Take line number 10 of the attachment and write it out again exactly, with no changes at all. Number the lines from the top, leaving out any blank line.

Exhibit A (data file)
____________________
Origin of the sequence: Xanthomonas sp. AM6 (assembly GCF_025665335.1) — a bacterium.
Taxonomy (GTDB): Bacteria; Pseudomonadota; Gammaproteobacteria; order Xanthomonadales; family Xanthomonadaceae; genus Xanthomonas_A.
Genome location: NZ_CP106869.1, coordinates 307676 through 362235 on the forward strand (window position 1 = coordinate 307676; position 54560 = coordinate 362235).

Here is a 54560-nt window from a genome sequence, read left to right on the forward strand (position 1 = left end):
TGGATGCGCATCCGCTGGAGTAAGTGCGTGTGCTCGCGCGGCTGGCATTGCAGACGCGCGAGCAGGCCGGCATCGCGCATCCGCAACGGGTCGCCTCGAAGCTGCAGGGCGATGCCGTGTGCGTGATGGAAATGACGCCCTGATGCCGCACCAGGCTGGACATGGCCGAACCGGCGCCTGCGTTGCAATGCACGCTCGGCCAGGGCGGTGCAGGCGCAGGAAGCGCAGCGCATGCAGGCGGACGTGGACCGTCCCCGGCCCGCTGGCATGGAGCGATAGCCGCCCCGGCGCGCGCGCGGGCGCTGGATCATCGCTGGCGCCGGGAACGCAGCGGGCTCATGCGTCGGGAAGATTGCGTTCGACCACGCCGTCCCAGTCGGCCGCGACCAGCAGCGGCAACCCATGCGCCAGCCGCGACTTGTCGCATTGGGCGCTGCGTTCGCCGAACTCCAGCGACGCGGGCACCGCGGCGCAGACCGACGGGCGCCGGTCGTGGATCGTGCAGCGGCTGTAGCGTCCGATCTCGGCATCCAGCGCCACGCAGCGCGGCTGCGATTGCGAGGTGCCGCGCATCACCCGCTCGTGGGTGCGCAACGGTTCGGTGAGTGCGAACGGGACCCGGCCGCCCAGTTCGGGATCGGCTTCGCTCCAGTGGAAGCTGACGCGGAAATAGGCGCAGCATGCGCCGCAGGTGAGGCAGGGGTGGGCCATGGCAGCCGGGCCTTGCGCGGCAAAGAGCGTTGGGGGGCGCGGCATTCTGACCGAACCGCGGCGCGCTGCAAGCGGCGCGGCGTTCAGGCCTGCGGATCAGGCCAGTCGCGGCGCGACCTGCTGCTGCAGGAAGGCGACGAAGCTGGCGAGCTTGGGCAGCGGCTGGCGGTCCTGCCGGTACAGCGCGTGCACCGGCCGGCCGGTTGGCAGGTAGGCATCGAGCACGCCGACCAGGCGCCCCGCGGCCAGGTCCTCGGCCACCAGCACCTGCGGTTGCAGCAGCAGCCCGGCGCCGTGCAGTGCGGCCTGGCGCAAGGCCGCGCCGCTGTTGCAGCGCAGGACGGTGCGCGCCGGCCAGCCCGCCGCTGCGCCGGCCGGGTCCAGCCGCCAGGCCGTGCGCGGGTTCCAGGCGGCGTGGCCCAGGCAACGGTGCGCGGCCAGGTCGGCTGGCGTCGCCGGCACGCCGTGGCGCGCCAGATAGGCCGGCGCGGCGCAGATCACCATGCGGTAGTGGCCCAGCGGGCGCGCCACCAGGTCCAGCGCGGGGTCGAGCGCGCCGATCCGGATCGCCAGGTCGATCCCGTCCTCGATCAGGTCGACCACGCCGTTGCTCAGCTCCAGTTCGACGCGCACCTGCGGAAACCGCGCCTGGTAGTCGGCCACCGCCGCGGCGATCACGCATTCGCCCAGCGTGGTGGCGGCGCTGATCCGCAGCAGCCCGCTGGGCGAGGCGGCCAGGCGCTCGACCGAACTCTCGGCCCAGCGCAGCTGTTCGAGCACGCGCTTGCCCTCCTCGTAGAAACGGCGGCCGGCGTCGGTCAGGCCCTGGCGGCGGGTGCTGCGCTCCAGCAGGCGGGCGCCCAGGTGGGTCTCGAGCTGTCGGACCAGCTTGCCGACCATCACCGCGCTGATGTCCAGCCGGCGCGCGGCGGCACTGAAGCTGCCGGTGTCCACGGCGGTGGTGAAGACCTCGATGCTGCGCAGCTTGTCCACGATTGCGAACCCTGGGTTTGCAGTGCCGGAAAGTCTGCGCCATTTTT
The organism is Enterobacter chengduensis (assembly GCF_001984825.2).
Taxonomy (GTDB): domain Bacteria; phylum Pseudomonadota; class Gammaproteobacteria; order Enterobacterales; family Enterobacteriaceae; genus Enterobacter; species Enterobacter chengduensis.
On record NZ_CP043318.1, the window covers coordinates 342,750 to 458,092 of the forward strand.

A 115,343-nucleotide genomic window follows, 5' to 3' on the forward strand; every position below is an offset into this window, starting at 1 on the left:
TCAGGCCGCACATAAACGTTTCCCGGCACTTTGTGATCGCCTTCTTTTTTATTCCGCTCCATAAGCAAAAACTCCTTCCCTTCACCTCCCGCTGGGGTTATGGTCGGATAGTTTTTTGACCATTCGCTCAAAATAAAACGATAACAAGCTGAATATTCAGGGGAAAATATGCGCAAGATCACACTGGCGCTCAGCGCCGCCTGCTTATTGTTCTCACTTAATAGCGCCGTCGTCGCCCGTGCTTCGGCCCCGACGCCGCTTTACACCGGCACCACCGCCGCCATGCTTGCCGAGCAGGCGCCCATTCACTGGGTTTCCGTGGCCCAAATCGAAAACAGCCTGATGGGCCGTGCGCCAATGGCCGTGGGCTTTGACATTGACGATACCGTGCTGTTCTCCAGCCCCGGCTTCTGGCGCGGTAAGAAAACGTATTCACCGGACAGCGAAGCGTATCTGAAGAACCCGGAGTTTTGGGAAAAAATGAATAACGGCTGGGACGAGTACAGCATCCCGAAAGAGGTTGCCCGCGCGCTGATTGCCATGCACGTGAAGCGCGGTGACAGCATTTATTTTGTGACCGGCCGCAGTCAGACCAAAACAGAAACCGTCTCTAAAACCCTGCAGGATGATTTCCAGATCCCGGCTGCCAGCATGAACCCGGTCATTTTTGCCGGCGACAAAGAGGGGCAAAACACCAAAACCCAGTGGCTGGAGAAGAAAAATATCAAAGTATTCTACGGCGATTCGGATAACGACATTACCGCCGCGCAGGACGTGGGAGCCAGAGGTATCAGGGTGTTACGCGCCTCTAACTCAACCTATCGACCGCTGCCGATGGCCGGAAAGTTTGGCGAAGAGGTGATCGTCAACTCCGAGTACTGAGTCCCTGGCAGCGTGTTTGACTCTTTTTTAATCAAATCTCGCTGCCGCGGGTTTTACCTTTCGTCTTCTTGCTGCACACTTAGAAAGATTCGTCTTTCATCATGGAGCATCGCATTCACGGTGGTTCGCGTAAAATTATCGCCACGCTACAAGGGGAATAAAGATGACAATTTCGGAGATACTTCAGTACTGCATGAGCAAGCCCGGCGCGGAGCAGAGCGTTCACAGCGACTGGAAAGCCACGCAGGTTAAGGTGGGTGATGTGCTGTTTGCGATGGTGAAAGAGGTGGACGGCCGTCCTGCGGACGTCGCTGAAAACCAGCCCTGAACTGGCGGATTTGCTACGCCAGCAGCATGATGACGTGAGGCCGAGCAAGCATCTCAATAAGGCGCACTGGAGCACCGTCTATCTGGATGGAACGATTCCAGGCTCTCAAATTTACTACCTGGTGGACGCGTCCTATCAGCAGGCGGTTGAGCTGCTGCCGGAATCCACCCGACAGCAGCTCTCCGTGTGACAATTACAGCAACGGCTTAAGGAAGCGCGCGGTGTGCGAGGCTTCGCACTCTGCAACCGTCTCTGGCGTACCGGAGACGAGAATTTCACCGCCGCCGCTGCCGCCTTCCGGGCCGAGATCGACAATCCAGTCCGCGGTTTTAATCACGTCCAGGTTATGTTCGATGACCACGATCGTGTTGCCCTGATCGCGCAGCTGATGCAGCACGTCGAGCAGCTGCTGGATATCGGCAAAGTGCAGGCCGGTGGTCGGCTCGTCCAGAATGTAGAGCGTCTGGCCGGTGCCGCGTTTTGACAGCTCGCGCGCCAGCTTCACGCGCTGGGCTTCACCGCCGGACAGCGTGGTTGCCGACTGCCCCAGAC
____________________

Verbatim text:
TCAGGCCGCACATAAACGTTTCCCGGCACTTTGTGATCGCCTTCTTTTTTATTCCGCTCCATAAGCAAAAACTCCTTCCCTTCACCTCCCGCTGGGGTTATGGTCGGATAGTTTTTTGACCATTCGCTCAAAATAAAACGATAACAAGCTGAATATTCAGGGGAAAATATGCGCAAGATCACACTGGCGCTCAGCGCCGCCTGCTTATTGTTCTCACTTAATAGCGCCGTCGTCGCCCGTGCTTCGGCCCCGACGCCGCTTTACACCGGCACCACCGCCGCCATGCTTGCCGAGCAGGCGCCCATTCACTGGGTTTCCGTGGCCCAAATCGAAAACAGCCTGATGGGCCGTGCGCCAATGGCCGTGGGCTTTGACATTGACGATACCGTGCTGTTCTCCAGCCCCGGCTTCTGGCGCGGTAAGAAAACGTATTCACCGGACAGCGAAGCGTATCTGAAGAACCCGGAGTTTTGGGAAAAAATGAATAACGGCTGGGACGAGTACAGCATCCCGAAAGAGGTTGCCCGCGCGCTGATTGCCATGCACGTGAAGCGCGGTGACAGCATTTATTTTGTGACCGGCCGCAGTCAGACCAAAACAGAAACCGTCTCTAAAACCCTGCAGGATGATTTCCAGATCCCGGCTGCCAGCATGAACCCGGTCATTTTTGCCGGCGACAAAGAGGGGCAAAACACCAAAACCCAGTGGCTGGAGAAGAAAAATATCAAAGTATTCTACGGCGATTCGGATAACGACATTACCGCCGCGCAGGACGTGGGAGCCAGAGGTATCAGGGTGTTACGCGCCTCTAACTCAACCTATCGACCGCTGCCGATGGCCGGAAAGTTTGGCGAAGAGGTGATCGTCAACTCCGAGTACTGAGTCCCTGGCAGCGTGTTTGACTCTTTTTTAATCAAATCTCGCTGCCGCGGGTTTTACCTTTCGTCTTCTTGCTGCACACTTAGAAAGATTCGTCTTTCATCATGGAGCATCGCATTCACGGTGGTTCGCGTAAAATTATCGCCACGCTACAAGGGGAATAAAGATGACAATTTCGGAGATACTTCAGTACTGCATGAGCAAGCCCGGCGCGGAGCAGAGCGTTCACAGCGACTGGAAAGCCACGCAGGTTAAGGTGGGTGATGTGCTGTTTGCGATGGTGAAAGAGGTGGACGGCCGTCCTGCGGACGTCGCTGAAAACCAGCCCTGAACTGGCGGATTTGCTACGCCAGCAGCATGATGACGTGAGGCCGAGCAAGCATCTCAATAAGGCGCACTGGAGCACCGTCTATCTGGATGGAACGATTCCAGGCTCTCAAATTTACTACCTGGTGGACGCGTCCTATCAGCAGGCGGTTGAGCTGCTGCCGGAATCCACCCGACAGCAGCTCTCCGTGTGACAATTACAGCAACGGCTTAAGGAAGCGCGCGGTGTGCGAGGCTTCGCACTCTGCAACCGTCTCTGGCGTACCGGAGACGAGAATTTCACCGCCGCCGCTGCCGCCTTCCGGGCCGAGATCGACAATCCAGTCCGCGGTTTTAATCACGTCCAGGTTATGTTCGATGACCACGATCGTGTTGCCCTGATCGCGCAGCTGATGCAGCACGTCGAGCAGCTGCTGGATATCGGCAAAGTGCAGGCCGGTGGTCGGCTCGTCCAGAATGTAGAGCGTCTGGCCGGTGCCGCGTTTTGACAGCTCGCGCGCCAGCTTCACGCGCTGGGCTTCACCGCCGGACAGCGTGGTTGCCGACTGCCCCAGAC